I know – you’re probably thinking, “of course I can say who my customer is”. But I challenge you to identify 10 things about your ideal customer – 10 things that paint a picture of who your customer is.
If you were able to do that exercise easily, I still urge you to keep on reading because (a) I’ve got a list of questions below that can help you learn even more about your customers and (b) if you haven’t already, you should try to validate your understanding of your customer, just to make sure your information is absolutely correct.
On the other hand, if you were not able to describe 10 things about your ideal customer, then this article will most definitely be of immense value to you.
Let’s start off by defining an “ideal customer”. Every business (or at least every product or service within a business) should have an ideal customer in mind. Your ideal customer is a real or imagined personality for whom you make your products and services.
It not only helps, but is absolutely necessary for the success of your business, to know exactly who your ideal customer is. Why? Because then you can make sure that you:
- Design your products and services in the best way to serve them
- Write marketing copy that speaks directly to their needs, wants, concerns and more
- Have enough information to be able to cultivate a relationship with them (which is great for long term revenue)
Typically, businesses have one of two issues with their customer profiles. They either believe that everyone is their customer (or a wide range of very different people), and therefore cannot narrow down their customer profile to one person (or type of person), or they know they have a target customer, but don’t have the detailed information on that customer.
To build your ideal customer’s profile, you can start off with any data that you already have and use that to get the foundation of your customer profile ready. But the truth is, a lot of the information that’s really going to make a difference isn’t going to be available in your CRM or alternative data mart. To see what I mean, go through the toolkit below. Questions like “Do you know your customer’s fears?” are most likely not going to be found in the customer data that you already have. The detailed customer profile covers a lot more than demographic and socioeconomic information. So to fill in the gaps and get a full, informative profile together, you’ll need to reach out to your customers (or potential customers) and ask them some questions. You can do this via an online survey, a face-to-face discussion, over the phone or any other way you can think of.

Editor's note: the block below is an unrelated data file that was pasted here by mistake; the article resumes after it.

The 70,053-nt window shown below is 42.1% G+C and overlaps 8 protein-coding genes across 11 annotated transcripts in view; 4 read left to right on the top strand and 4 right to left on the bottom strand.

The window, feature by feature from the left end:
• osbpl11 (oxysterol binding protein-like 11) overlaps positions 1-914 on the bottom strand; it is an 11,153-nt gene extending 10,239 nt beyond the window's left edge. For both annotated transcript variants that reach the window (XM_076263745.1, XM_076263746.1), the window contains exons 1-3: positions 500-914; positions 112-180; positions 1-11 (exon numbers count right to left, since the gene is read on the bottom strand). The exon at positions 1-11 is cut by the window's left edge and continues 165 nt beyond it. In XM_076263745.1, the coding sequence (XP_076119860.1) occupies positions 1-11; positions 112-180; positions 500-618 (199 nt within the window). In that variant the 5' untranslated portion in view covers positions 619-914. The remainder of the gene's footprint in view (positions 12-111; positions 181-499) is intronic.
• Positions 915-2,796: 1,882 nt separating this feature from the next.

I’ve listed questions below, but if you go to Customer Profile Questions in the Customer Experience Toolkit section, you’ll get a more visually appealing print out that you can write your answers in directly.
How old is your customer?
Where does your customer live?
What is your customer’s nationality?
What is your customer’s ethnic background?
What is your customer’s gender?
Work & Education
Do you know your customer’s educational background?
Can you describe your customer’s work experience?
Can you describe your customer’s current job?
Can you say what your customer’s income is?
Can you describe your customer’s relationship status?
Can you describe your customer’s marital status?
Does your customer have children?
Beliefs, Needs & Wants
Can you describe what your customer’s core beliefs and values are?
Do you know your customer’s fears?
Can you describe your customer’s life goals?
Can you describe what makes your customer happy?
Can you describe your customer’s struggles?
Can you describe your customer’s needs?
Can you describe your customer’s wants?
Can you describe your customer’s typical day?
Can you describe what your customer thinks of first thing in the morning?
Can you describe what your customer thinks of before sleeping at night?
Can you describe your customer’s style?
Can you describe your customer’s personality?
Do you know who your customer’s role models are?
Do you know what your customer likes to read?
Do you know what your customer likes to listen to?
Do you know what your customer likes to watch?
Do you know which social media channels your customer likes to use?
Do you know what your customer likes to do for fun?
Can you describe what your customer does to unwind?
Do you know what brands your customer loves?
Do you know which brands your customer likes to follow?
Do you know which influencers your customer likes to follow?
So now let me ask you again – can you say who your customer is?
What are you biggest challenges with understanding your customer? Do you have any current or planned projects to develop detailed customer profiles? Post your comments and any questions below, and if you can help anyone else out with an answer, don’t hesitate to do so! As always, if you’ve found this article useful, share it with someone who’ll benefit from it as well!
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